The problem of bottle shortages began during the pandemic, when demand for beer switched from bars and restaurants to purchases in retail supermarkets.
Higher production costs and supply chain problems are putting Belgian beer makers on the brink of a nervous breakdown, as the global economic downturn takes its toll.
Companies like the historic Huyghe brewery in Flanders, for example, are starting to run out of bottles.
The lifeline, for now, is the accumulated stocks of bottles that were purchased from a supplier company in Russia. These days, supply has been interrupted and finding alternative suppliers with the capacity to respond in Europe is anything but easy due to the strong concentration that has occurred in the industry in recent years.
According to Alain de Laet, the company's executive director, it only has stocks to last until September.
"Essentially we lack the 33 centilitre APO bottles. I know some producers who work with Steinie bottles and for several of these producers the lack of bottles is also becoming a problem," de Laet told Euronews.
"For us, it is a big problem, because we have an export volume of 87%, which means that the bottles are not returned."
He added that due to the hard COVID-19 lockdowns in China, the situation has not been exacerbated further, with less bottles being needed for beer exports. The country is the brewer's second international export destination after France.
At the moment, the brewery, which employs 110 people and produces 250,000 hectolitres of beer a year, fears that total revenues will fall by 20% if the crisis continues during the summer.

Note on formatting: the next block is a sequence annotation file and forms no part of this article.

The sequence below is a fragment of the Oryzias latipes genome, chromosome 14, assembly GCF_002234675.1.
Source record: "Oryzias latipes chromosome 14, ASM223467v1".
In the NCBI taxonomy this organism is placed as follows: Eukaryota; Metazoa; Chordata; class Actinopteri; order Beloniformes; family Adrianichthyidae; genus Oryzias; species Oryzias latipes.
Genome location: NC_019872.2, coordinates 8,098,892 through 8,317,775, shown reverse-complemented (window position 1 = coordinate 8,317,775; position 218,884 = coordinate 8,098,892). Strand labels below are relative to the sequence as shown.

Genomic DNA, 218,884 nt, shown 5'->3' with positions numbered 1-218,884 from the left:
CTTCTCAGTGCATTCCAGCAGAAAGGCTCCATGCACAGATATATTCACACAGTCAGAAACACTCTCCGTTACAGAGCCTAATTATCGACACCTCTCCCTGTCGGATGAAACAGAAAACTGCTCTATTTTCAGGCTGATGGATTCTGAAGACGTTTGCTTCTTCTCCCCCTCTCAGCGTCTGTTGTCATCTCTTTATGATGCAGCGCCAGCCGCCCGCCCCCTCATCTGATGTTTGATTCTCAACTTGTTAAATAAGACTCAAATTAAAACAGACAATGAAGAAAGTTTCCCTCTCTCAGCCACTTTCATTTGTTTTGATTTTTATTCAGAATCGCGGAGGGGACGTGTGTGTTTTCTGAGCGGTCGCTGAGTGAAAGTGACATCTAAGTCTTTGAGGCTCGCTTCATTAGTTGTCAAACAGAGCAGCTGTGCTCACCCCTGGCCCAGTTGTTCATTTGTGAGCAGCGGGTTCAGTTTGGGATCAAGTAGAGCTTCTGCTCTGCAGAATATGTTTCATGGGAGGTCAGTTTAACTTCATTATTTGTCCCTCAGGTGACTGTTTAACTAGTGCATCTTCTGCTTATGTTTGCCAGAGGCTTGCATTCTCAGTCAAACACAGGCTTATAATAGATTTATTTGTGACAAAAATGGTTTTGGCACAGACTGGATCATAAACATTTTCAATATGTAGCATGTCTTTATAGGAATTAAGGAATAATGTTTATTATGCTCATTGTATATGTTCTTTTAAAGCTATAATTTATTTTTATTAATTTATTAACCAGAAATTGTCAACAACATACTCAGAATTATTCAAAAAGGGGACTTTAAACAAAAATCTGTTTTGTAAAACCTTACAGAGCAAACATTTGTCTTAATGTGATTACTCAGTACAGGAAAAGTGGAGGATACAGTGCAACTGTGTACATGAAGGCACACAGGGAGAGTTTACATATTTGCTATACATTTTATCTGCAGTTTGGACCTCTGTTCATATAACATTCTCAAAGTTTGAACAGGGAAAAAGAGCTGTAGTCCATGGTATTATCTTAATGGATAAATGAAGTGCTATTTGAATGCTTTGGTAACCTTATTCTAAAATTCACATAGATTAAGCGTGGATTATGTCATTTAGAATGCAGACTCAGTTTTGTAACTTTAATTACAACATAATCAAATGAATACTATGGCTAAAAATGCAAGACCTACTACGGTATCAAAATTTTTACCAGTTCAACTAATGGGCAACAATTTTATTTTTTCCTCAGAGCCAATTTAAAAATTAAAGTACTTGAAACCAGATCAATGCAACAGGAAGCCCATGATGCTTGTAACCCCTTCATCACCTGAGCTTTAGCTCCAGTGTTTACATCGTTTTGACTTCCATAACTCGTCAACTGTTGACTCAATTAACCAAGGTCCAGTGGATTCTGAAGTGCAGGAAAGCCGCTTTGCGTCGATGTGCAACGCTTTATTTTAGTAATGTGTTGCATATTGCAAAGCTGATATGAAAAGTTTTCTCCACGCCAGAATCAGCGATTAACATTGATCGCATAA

A perfect storm?
The problem of bottle shortages began during the pandemic when demand for beer switched from bars and restaurants to purchases in retail supermarkets.
Compounding the situation further is the price of glass - an energy-intensive industry - which has soared because of the current energy crisis.
While some bottle makers are open to increasing production, for many brewers the response may simply not come in a timely manner.
Turning to cans could be a solution for some producers, but adding to the storm there are also problems with aluminium supply and costs, and in addition, for many producers, the taste is not the same.
Beer industry representatives say small and medium-sized businesses are at risk of being hit hardest, including Simon Spillane from the Brewers of Europe organisation, which represents companies in the sector at the European level.
“[The crisis] will definitely affect some brewers more than others," Spillane told Euronews. "And that really depends on what is their packaging mix. Where are they getting their supplies from? Which country are they operating in? Is it a returnable bottle system? Refillable? Is the company exporting a lot outside Europe?
"So it really is specific to the individual companies. And I think potentially there will be knock-on effects for consumer prices. But also, I mean, some products may have to stop production.”
All of this represents yet another blow to an industry already under intense pressure.
In Europe, brewers are responsible for creating more than two million jobs across the production chain, which means that much is at stake as the fragile European economy tries to recover from the pandemic.